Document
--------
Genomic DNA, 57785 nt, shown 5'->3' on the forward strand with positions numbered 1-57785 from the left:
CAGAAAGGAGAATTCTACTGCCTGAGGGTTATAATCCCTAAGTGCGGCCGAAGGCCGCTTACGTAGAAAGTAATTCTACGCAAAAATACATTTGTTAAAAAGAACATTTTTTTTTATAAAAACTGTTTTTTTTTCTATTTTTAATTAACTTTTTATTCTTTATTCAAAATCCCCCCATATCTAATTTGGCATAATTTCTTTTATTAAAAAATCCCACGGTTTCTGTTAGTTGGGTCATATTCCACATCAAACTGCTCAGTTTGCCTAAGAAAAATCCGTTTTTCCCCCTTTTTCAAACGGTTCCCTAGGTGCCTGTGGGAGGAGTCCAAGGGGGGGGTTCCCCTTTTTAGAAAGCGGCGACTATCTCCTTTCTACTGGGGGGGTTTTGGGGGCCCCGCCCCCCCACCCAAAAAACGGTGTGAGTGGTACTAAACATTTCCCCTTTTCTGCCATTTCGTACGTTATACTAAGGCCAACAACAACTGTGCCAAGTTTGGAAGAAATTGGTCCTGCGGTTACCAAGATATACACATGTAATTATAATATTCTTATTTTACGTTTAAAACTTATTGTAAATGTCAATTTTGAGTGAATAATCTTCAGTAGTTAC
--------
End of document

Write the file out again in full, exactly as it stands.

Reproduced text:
Genomic DNA, 57785 nt, shown 5'->3' on the forward strand with positions numbered 1-57785 from the left:
CAGAAAGGAGAATTCTACTGCCTGAGGGTTATAATCCCTAAGTGCGGCCGAAGGCCGCTTACGTAGAAAGTAATTCTACGCAAAAATACATTTGTTAAAAAGAACATTTTTTTTTATAAAAACTGTTTTTTTTTCTATTTTTAATTAACTTTTTATTCTTTATTCAAAATCCCCCCATATCTAATTTGGCATAATTTCTTTTATTAAAAAATCCCACGGTTTCTGTTAGTTGGGTCATATTCCACATCAAACTGCTCAGTTTGCCTAAGAAAAATCCGTTTTTCCCCCTTTTTCAAACGGTTCCCTAGGTGCCTGTGGGAGGAGTCCAAGGGGGGGGTTCCCCTTTTTAGAAAGCGGCGACTATCTCCTTTCTACTGGGGGGGTTTTGGGGGCCCCGCCCCCCCACCCAAAAAACGGTGTGAGTGGTACTAAACATTTCCCCTTTTCTGCCATTTCGTACGTTATACTAAGGCCAACAACAACTGTGCCAAGTTTGGAAGAAATTGGTCCTGCGGTTACCAAGATATACACATGTAATTATAATATTCTTATTTTACGTTTAAAACTTATTGTAAATGTCAATTTTGAGTGAATAATCTTCAGTAGTTAC